- NCIS: This trope is Michael Weatherly's personal Hand Wave for his glasses showing up a few times in the first season. Tony, his character, is supposed to have 20/10 vision.
- Inverted on Criminal Minds, when Meganekko Penelope briefly wears contacts in an attempt to look more serious.
- Spike Milligan in There's a Lot of It About:
Doctor: Why do your glasses have no lenses?
Spike: Because I have perfect eyesight, Doctor.
- In The Man from U.N.C.L.E., Illya does seem to legitimately need reading glasses, but he's also been seen putting them on in order to pose as a doctor or scientist on short notice.
- Subverted on Dollhouse: in the first episode Topher explains that Echo really does need glasses when she's imprinted with the Miss Penn personality, even though she normally doesn't. The way he sees it, little weaknesses like that are important features that help give the personae their strengths.
- Ami in Pretty Guardian Sailor Moon. She claims she feels awkward without them.
- Hugh Laurie, when hosting Saturday Night Live, was supposed to put on glasses at one point during a sketch, to make his character look smarter. Since he fumbled the Glasses Pull and couldn't get them on quickly, he just ad-libbed, "Never mind, they're just an affectation."
- Worn by a character who was cut from GURPS Discworld. Wilma is a hamster who was turned into a human, and now travels with a strange group of adventurers. Because she's so much smarter than she was as a hamster, she's convinced she's a genius. And because she's a genius, she should wear thick glasses. The fact said glasses impair her vision doesn't matter to her in the slightest.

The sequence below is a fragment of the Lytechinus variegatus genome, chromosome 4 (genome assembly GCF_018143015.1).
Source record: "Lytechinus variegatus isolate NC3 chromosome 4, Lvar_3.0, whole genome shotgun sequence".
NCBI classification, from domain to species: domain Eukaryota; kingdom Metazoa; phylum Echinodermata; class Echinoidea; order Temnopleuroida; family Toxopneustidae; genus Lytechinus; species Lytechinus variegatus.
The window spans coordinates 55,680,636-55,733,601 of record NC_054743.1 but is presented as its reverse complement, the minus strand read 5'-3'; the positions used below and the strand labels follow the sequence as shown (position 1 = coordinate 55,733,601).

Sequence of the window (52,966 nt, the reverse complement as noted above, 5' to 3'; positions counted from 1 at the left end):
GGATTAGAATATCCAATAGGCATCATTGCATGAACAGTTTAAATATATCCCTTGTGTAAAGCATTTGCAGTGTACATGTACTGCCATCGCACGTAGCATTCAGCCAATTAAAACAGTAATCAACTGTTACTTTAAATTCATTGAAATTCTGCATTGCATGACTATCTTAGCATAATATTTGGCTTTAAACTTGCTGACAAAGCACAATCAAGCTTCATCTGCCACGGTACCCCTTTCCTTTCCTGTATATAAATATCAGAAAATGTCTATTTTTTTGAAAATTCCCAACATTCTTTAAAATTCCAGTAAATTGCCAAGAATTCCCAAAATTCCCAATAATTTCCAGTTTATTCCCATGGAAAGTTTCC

- Charlie from the Street Fighter Alpha series is a well-educated individual (on top of being devilishly handsome) and can be seen removing his glasses before a fight. A bit of Capcom trivia reveals that the glasses are purely aesthetic, as his vision is just fine. Note that Charlie is an Air Force Pilot, and they have to have 20/20 vision.
- Emma plays this straight in Metal Gear Solid 2: Sons of Liberty. When Raiden is about to escort her underwater, she takes off her glasses and he suggests for her to get contacts. Emma then admits that she can see perfectly fine and only wears the frames to look cuter.
- In Final Fantasy Fables, Chocobo gains a pair of these while he's a Scholar. Most. Adorable. Nerdy bird. Ever.
- Mega Man Zero's Cerveau has glasses that are similar to Cyclops. But that didn't stop him from looking brainy.
- Scholars in Final Fantasy XI have two specially designed pieces of headgear that are mortarboards with built-in glasses. The lower-leveled one has Intelligence and augments their ability to regain MP. The higher leveled on has Mind (generally associated with wisdom in the game), elemental magic skill, and improves their spell-casting time. But the amazing thing is that the mortarboards can even make Elvaans look smart!
- In Fallout 3 and Fallout: New Vegas most glasses do nothing (the lucky shades increase your luck), unless (in New Vegas only) you take the "Four Eyes" trait, which raise your perception with glasses and lower it without. Non-unique glasses are weightless, so if you think your character would look better with them, you can wear them without needlessly weighting yourself down.
- El Goonish Shive: Tedd's glasses, before their special abilities were revealed, could be called manly specs (stop laughing!), as he wore them to look less effeminate. However, the obvious side-effect was to make him more nerdy as well, an example of the trope.
- Ping from Megatokyo does this once to try to get her classmates to like her. The plan fails, unfortunately.